Dozens of subcontractors working on the Government's ultra-fast broadband network have not been paid for weeks of work on the project.
Australian firm Transfield Services was hired by some of the four New Zealand businesses contracted to the Government - Northpower Fibre, Chorus, Ultrafast Fibre and Enable Networks - to deliver the UFB network in New Zealand.
New Zealand First leader Winston Peters yesterday raised the issue in Parliament, saying Transfield subcontractors had not been paid for their work.
Transfield spokesman David Jamieson told the Herald he was aware of an issue involving "several weeks of work" for a small number of the firm's subcontractors.
"We are in the process of trying to sort out what's happening," he said.
The possibility of a computer glitch was being investigated, as were other possibilities including conflicts between subcontractors and their employers.
The Minister for Communications and Information Technology, Amy Adams, who oversees the UFB rollout, said the issue came to light only late yesterday, and was being investigated.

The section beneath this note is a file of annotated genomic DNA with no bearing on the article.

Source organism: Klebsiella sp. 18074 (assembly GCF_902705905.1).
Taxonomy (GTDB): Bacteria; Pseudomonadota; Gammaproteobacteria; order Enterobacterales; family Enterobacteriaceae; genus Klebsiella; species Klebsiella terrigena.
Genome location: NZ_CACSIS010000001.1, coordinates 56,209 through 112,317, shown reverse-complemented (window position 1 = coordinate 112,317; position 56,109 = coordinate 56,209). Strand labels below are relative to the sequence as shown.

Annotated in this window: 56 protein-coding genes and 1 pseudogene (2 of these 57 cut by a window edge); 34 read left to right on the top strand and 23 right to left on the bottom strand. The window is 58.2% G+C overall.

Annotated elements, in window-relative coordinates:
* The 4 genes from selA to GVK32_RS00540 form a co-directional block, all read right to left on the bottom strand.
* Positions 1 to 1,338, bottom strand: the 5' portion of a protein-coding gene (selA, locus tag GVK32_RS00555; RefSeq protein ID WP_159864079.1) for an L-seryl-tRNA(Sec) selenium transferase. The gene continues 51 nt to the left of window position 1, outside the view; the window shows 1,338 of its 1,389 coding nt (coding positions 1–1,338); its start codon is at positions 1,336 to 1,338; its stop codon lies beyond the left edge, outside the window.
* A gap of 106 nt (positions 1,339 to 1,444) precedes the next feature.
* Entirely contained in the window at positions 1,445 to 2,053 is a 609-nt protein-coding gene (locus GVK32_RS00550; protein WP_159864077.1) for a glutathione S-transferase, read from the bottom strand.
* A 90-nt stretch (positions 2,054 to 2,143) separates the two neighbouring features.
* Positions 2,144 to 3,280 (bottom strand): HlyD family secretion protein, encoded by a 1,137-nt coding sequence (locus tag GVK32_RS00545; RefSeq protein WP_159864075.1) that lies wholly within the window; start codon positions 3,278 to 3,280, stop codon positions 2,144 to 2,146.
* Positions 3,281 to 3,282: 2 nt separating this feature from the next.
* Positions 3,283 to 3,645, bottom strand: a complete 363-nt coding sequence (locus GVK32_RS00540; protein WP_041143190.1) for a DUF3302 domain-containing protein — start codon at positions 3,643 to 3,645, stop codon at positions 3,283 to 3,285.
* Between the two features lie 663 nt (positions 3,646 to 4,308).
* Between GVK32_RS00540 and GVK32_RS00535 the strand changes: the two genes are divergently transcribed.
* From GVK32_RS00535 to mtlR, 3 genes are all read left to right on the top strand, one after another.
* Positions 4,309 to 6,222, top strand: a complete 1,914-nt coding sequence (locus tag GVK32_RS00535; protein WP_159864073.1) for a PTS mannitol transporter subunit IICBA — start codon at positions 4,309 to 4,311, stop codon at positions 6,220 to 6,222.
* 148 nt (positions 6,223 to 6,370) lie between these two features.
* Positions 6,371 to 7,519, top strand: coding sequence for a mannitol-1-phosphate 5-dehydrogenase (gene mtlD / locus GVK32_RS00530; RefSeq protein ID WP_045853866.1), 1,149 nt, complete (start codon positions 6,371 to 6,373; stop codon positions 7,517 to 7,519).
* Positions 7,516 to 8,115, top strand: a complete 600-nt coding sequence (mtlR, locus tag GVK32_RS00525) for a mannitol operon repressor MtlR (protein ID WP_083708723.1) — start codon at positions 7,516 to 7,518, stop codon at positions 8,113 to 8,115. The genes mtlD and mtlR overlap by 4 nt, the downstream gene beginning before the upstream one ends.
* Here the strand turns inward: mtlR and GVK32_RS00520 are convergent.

"In terms of the ultra-fast broadband build, Crown Fibre Holdings are investigating," she said. "There is no reason to suggest there is going to be a significant delay to the build."
Ms Adams said she did not know which of the four New Zealand companies had hired Transfield.
The agency was putting strategies in place to support those affected and see the issue quickly resolved, she said.
The $1.5 billion UFB project, due to be completed by 2019, is part of a public/private partnership to bring fibre-optic cabling to homes, businesses and schools.